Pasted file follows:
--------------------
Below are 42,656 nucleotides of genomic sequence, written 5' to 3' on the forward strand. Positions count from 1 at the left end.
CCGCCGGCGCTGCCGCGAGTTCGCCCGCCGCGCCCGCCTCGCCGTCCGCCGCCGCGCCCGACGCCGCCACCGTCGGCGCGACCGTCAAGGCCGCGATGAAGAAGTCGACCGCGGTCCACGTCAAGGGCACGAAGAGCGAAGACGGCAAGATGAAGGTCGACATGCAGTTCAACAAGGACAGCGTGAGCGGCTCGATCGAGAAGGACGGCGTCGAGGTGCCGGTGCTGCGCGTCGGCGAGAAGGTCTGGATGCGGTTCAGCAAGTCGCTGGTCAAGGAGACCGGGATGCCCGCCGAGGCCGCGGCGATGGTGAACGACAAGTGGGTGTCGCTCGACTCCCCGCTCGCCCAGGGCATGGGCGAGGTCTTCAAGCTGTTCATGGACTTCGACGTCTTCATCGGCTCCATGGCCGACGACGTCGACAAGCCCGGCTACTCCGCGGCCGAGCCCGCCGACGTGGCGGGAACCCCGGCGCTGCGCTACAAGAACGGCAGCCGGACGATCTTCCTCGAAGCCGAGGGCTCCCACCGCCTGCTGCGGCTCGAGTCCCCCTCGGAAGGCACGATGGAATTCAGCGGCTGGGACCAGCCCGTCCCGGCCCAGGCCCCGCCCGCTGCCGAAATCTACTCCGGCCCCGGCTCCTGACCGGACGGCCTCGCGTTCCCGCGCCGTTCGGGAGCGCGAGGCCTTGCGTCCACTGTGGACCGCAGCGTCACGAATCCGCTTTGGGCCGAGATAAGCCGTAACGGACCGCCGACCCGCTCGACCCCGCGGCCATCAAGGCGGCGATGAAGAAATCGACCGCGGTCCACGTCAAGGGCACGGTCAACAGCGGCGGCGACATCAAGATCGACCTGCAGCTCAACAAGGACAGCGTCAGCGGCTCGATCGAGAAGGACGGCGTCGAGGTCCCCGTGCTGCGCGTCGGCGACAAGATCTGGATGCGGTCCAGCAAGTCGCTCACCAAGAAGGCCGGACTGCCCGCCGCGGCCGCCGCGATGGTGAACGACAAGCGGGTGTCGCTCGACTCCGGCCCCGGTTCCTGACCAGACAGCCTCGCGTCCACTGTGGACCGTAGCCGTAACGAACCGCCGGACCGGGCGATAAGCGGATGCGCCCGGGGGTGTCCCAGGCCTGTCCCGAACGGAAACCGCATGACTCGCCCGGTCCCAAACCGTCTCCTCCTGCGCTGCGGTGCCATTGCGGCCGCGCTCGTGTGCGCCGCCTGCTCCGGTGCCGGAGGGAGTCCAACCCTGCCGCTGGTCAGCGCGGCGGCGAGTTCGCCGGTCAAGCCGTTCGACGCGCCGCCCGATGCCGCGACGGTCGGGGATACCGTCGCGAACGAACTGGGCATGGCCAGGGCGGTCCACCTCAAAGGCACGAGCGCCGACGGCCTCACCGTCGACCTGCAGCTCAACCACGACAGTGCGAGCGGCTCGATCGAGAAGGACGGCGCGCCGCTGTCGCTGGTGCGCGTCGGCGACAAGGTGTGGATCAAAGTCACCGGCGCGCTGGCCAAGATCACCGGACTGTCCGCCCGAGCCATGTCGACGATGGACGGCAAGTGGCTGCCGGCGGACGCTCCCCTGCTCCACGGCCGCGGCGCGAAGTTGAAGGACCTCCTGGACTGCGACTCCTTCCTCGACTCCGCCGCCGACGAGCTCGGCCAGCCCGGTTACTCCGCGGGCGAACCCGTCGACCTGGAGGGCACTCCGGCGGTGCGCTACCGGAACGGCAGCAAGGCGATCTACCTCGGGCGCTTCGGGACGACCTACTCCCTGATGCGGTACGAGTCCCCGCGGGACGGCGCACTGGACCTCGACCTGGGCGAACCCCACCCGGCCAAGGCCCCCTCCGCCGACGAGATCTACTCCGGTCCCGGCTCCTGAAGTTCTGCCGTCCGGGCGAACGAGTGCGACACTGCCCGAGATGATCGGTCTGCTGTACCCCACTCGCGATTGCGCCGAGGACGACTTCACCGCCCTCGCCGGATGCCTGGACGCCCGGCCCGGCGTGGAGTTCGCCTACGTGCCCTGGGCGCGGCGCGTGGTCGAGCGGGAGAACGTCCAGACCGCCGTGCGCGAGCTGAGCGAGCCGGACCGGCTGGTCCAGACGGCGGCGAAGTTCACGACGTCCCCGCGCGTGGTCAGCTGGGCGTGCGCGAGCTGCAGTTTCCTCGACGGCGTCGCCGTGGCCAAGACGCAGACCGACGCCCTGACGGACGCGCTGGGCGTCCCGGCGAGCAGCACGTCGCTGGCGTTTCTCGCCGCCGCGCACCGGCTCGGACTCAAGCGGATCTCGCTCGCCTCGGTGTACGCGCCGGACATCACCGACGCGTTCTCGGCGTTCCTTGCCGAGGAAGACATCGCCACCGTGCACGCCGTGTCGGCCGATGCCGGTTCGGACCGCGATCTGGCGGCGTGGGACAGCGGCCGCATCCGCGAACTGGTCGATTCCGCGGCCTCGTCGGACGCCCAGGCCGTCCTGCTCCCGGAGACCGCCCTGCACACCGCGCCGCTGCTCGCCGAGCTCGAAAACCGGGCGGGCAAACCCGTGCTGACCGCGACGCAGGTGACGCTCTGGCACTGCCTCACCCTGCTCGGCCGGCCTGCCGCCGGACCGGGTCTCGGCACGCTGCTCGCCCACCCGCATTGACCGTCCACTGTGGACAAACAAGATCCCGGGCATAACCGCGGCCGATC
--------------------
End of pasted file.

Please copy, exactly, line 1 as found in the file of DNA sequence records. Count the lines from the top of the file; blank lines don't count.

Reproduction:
Below are 42,656 nucleotides of genomic sequence, written 5' to 3' on the forward strand. Positions count from 1 at the left end.